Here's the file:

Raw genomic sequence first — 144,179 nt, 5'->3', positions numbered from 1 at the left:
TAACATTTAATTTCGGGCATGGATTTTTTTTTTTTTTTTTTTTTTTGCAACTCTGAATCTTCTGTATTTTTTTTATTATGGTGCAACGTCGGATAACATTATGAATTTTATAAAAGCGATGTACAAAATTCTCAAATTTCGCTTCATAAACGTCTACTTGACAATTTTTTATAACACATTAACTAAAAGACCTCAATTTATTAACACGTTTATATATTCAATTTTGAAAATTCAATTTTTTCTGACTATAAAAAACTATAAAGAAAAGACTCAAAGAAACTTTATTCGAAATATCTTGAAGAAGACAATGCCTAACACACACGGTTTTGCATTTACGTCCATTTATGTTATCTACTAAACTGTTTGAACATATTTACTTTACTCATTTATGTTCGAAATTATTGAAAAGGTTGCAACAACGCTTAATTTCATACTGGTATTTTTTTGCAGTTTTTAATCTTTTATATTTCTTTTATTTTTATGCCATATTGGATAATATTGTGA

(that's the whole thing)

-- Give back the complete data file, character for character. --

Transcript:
Raw genomic sequence first — 144,179 nt, 5'->3', positions numbered from 1 at the left:
TAACATTTAATTTCGGGCATGGATTTTTTTTTTTTTTTTTTTTTTTGCAACTCTGAATCTTCTGTATTTTTTTTATTATGGTGCAACGTCGGATAACATTATGAATTTTATAAAAGCGATGTACAAAATTCTCAAATTTCGCTTCATAAACGTCTACTTGACAATTTTTTATAACACATTAACTAAAAGACCTCAATTTATTAACACGTTTATATATTCAATTTTGAAAATTCAATTTTTTCTGACTATAAAAAACTATAAAGAAAAGACTCAAAGAAACTTTATTCGAAATATCTTGAAGAAGACAATGCCTAACACACACGGTTTTGCATTTACGTCCATTTATGTTATCTACTAAACTGTTTGAACATATTTACTTTACTCATTTATGTTCGAAATTATTGAAAAGGTTGCAACAACGCTTAATTTCATACTGGTATTTTTTTGCAGTTTTTAATCTTTTATATTTCTTTTATTTTTATGCCATATTGGATAATATTGTGA